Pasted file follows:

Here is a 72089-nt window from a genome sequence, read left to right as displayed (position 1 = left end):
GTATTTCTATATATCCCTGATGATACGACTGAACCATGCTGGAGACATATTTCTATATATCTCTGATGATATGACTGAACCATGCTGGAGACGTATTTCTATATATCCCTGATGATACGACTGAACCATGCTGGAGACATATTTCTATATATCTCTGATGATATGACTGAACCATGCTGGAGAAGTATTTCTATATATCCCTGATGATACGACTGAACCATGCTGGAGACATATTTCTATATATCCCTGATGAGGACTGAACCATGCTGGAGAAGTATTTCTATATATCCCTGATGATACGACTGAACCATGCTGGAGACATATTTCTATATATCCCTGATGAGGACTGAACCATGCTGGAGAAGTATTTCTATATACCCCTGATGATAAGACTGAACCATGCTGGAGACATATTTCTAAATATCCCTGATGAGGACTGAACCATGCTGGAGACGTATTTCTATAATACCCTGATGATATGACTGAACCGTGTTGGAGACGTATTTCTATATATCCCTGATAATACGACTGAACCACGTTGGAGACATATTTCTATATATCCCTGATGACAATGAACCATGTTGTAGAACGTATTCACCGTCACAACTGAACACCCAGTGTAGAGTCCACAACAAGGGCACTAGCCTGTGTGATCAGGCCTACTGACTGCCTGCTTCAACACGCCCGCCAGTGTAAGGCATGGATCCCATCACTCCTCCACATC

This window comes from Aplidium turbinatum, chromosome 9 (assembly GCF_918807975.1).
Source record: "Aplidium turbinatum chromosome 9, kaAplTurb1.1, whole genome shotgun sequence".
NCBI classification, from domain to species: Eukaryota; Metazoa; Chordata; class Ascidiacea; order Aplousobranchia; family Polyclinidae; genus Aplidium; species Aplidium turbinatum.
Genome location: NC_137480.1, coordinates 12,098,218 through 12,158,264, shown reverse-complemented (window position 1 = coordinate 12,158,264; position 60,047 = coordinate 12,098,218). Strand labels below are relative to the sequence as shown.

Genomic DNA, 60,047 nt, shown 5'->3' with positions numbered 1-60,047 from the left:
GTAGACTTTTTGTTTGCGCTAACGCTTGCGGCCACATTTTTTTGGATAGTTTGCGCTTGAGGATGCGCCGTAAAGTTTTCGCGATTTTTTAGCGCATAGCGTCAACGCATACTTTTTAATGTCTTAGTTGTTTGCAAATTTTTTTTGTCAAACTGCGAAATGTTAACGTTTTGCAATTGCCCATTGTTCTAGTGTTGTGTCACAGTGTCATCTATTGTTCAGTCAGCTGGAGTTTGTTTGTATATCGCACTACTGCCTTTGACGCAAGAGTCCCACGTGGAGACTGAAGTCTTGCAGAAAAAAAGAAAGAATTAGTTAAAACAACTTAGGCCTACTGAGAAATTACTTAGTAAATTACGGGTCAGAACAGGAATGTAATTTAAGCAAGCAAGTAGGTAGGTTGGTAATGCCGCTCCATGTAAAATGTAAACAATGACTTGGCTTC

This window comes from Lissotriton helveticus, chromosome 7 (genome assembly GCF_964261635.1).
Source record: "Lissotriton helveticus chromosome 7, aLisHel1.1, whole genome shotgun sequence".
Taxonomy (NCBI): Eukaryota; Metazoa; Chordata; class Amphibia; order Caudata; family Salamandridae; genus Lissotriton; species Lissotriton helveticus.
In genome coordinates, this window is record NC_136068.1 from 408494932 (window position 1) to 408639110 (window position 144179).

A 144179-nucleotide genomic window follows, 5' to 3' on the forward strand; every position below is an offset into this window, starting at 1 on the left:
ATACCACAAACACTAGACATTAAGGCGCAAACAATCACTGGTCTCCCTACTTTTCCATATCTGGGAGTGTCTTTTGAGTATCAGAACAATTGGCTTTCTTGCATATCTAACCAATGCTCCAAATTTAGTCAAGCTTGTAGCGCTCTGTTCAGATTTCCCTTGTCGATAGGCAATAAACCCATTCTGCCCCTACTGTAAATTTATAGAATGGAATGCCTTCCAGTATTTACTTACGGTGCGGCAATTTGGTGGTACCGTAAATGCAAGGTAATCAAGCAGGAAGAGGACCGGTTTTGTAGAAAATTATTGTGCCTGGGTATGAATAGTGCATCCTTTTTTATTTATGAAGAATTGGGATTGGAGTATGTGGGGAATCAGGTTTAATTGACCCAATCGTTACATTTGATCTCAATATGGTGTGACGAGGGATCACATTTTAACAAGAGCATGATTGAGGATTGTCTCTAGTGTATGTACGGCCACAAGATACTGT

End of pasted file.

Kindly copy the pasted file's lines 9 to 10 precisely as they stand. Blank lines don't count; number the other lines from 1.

This window comes from Lissotriton helveticus, chromosome 7 (genome assembly GCF_964261635.1).
Source record: "Lissotriton helveticus chromosome 7, aLisHel1.1, whole genome shotgun sequence".